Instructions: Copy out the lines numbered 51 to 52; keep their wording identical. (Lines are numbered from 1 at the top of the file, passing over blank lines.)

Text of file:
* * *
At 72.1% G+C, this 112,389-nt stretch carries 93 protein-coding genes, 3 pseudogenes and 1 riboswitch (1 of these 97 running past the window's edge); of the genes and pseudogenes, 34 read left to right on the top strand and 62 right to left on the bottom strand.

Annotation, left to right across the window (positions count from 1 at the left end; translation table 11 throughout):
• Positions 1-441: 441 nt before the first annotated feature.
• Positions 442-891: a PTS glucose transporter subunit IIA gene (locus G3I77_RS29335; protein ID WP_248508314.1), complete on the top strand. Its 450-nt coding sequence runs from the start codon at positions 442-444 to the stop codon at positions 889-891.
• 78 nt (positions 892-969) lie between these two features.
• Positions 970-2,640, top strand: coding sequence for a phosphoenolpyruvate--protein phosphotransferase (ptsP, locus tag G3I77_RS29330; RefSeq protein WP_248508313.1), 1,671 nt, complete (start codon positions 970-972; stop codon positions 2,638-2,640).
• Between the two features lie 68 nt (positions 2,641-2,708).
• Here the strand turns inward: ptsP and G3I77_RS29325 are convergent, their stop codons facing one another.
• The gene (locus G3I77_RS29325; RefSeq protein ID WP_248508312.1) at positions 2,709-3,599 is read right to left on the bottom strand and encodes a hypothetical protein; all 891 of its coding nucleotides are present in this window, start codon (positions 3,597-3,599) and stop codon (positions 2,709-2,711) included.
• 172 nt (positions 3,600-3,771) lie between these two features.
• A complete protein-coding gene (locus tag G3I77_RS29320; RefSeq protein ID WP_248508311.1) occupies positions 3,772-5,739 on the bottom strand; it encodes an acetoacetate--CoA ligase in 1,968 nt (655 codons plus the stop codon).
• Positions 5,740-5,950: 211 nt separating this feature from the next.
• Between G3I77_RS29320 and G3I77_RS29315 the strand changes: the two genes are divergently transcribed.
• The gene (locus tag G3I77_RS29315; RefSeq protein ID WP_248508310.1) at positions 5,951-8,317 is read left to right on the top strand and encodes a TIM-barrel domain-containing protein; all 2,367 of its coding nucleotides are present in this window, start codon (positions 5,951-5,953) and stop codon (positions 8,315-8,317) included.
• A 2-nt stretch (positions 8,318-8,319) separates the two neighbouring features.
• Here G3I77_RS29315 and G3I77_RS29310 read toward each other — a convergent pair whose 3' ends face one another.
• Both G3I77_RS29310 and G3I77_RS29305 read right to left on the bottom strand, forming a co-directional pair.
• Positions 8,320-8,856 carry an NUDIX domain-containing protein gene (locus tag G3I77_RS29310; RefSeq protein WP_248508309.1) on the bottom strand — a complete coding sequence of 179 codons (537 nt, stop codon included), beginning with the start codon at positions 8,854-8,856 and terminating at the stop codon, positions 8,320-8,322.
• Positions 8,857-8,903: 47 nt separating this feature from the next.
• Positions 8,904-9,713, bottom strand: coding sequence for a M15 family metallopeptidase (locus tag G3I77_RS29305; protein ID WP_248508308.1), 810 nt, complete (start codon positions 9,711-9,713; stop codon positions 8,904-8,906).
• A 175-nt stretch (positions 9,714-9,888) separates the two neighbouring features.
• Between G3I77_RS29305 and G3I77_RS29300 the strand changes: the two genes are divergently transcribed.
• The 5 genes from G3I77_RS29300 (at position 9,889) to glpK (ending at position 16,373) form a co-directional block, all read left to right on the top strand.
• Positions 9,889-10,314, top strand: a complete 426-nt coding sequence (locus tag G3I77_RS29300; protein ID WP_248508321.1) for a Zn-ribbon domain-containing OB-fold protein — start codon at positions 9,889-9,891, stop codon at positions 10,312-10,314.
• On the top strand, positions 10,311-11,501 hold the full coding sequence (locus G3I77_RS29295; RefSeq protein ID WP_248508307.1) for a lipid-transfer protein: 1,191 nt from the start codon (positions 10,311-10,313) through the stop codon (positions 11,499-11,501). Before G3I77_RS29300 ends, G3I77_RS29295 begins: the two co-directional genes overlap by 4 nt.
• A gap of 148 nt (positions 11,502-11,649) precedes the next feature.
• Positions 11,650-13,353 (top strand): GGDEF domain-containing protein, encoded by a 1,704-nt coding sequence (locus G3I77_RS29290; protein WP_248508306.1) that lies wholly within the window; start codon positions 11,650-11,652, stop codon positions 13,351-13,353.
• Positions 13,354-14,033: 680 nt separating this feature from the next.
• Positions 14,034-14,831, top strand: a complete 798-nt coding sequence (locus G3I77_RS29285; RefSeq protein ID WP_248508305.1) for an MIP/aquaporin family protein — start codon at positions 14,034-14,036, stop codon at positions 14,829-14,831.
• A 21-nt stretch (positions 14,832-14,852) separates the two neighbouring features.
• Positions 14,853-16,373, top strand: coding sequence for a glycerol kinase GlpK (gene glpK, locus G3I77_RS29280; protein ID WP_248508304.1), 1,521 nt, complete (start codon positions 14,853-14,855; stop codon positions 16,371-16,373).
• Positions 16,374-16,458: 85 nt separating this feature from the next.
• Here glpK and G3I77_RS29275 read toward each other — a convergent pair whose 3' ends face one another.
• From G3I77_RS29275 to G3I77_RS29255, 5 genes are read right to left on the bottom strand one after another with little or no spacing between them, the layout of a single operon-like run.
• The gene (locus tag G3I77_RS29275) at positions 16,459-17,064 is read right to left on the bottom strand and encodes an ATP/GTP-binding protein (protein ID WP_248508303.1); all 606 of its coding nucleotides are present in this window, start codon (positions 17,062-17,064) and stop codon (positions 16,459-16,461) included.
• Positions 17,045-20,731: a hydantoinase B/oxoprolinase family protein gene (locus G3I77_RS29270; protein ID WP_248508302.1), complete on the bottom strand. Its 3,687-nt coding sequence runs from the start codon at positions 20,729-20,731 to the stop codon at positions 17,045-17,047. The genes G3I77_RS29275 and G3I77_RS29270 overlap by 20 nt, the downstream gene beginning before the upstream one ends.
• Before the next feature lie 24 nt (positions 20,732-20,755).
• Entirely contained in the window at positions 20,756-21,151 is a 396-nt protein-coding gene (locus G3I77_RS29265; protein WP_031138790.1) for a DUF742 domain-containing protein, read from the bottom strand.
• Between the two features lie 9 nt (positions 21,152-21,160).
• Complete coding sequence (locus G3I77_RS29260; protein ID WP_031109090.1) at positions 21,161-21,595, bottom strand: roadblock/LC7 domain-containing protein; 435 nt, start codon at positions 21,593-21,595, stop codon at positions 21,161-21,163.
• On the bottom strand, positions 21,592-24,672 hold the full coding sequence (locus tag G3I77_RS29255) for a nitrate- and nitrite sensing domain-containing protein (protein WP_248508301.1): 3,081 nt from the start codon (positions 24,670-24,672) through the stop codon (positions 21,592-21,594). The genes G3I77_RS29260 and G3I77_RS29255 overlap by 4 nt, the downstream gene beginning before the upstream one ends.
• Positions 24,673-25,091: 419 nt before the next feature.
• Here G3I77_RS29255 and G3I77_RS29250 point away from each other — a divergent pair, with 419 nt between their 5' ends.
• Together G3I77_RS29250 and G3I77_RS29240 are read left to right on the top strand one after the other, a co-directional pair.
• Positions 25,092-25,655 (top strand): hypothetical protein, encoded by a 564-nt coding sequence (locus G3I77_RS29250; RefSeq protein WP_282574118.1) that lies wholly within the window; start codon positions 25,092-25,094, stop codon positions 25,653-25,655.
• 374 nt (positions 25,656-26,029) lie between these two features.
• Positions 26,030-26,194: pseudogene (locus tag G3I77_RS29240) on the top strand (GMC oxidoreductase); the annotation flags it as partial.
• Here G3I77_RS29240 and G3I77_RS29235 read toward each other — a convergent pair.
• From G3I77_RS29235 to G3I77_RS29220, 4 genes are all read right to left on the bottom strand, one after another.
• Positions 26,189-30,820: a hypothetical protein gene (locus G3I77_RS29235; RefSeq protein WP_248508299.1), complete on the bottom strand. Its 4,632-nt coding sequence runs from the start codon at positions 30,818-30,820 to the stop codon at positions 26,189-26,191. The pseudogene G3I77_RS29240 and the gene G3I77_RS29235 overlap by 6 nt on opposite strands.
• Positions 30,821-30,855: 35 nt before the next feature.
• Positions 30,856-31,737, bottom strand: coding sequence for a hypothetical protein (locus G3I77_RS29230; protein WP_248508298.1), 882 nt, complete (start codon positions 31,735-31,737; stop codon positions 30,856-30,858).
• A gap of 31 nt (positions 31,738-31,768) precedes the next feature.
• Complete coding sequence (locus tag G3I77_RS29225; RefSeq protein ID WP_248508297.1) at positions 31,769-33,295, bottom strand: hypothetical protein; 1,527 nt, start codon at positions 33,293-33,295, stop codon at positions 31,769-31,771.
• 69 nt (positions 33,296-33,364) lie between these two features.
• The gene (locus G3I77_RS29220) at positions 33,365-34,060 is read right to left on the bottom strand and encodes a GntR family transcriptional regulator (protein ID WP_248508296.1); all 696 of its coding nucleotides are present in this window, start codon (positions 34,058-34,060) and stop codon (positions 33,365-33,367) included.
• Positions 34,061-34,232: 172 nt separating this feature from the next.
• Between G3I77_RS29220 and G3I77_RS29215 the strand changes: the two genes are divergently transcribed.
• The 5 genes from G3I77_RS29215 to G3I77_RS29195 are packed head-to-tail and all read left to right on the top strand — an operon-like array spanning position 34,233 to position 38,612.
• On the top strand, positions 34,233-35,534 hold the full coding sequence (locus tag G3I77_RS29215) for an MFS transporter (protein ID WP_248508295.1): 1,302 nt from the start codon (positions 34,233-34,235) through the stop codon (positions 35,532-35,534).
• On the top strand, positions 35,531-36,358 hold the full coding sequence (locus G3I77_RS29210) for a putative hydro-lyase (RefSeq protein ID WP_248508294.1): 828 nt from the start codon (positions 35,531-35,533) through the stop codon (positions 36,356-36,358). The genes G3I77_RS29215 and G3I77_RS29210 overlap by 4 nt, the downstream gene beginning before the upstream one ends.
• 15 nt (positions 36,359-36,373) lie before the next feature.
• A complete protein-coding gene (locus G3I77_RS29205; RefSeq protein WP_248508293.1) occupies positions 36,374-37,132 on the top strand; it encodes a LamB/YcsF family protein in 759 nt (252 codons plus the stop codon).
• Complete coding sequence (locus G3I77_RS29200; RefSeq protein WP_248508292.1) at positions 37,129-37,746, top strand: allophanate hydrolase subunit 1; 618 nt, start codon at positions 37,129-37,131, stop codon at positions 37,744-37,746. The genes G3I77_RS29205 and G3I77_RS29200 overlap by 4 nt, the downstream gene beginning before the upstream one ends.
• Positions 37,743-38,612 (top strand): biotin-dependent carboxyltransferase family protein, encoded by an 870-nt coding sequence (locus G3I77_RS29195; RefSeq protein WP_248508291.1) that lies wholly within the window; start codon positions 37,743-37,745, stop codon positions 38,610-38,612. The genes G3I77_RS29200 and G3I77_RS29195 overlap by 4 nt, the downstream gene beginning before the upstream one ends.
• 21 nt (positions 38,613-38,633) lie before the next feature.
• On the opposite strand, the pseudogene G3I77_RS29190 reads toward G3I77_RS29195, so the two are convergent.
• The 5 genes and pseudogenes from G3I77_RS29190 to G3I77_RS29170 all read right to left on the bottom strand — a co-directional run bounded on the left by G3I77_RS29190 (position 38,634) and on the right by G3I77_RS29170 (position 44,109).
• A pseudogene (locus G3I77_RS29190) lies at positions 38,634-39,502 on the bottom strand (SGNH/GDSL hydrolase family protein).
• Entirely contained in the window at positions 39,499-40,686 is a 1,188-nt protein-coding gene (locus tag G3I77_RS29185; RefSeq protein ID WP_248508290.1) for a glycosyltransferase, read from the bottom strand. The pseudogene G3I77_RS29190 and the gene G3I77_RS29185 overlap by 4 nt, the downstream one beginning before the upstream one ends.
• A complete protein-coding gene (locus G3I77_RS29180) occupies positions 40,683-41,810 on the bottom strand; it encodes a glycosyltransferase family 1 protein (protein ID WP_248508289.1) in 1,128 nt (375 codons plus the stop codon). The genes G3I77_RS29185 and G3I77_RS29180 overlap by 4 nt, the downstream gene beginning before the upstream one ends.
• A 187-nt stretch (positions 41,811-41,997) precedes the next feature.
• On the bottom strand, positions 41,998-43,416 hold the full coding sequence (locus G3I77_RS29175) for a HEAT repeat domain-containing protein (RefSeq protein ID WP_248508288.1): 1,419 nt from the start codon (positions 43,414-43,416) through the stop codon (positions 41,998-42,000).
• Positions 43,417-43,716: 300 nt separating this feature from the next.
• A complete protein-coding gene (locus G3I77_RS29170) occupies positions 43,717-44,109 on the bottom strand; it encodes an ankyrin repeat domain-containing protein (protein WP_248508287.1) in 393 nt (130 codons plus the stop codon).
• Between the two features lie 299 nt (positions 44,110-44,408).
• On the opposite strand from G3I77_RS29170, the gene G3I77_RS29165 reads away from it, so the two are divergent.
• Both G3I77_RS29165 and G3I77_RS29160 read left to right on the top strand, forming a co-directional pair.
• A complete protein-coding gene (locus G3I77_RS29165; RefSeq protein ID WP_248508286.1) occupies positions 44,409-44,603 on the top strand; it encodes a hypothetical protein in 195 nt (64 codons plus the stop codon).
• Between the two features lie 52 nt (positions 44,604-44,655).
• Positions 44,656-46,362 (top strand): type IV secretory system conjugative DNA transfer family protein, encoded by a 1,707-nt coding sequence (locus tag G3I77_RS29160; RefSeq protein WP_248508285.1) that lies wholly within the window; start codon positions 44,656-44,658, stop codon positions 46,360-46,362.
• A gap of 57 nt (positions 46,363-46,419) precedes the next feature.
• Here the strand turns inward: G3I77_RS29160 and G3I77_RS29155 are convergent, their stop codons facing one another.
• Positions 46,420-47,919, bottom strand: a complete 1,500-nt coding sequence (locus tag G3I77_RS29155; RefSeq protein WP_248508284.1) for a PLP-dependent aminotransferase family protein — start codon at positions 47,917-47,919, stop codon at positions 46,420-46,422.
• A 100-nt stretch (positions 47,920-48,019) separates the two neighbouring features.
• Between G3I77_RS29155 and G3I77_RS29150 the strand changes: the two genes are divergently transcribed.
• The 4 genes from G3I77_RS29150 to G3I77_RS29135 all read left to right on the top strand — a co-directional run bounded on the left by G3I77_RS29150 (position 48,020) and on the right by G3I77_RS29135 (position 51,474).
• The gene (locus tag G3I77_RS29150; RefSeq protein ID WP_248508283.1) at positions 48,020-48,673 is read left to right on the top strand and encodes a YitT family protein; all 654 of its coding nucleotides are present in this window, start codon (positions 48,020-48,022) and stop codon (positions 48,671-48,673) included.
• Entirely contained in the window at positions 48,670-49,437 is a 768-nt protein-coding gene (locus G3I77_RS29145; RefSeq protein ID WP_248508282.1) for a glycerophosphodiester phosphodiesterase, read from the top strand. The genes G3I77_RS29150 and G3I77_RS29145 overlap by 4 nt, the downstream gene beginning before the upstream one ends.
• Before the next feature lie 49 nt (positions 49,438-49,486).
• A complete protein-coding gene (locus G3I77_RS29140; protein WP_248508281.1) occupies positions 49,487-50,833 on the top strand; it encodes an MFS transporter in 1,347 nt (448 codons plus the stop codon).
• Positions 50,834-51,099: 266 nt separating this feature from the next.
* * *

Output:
• Positions 30,821-30,855: 35 nt before the next feature.
• Positions 30,856-31,737, bottom strand: coding sequence for a hypothetical protein (locus G3I77_RS29230; protein WP_248508298.1), 882 nt, complete (start codon positions 31,735-31,737; stop codon positions 30,856-30,858).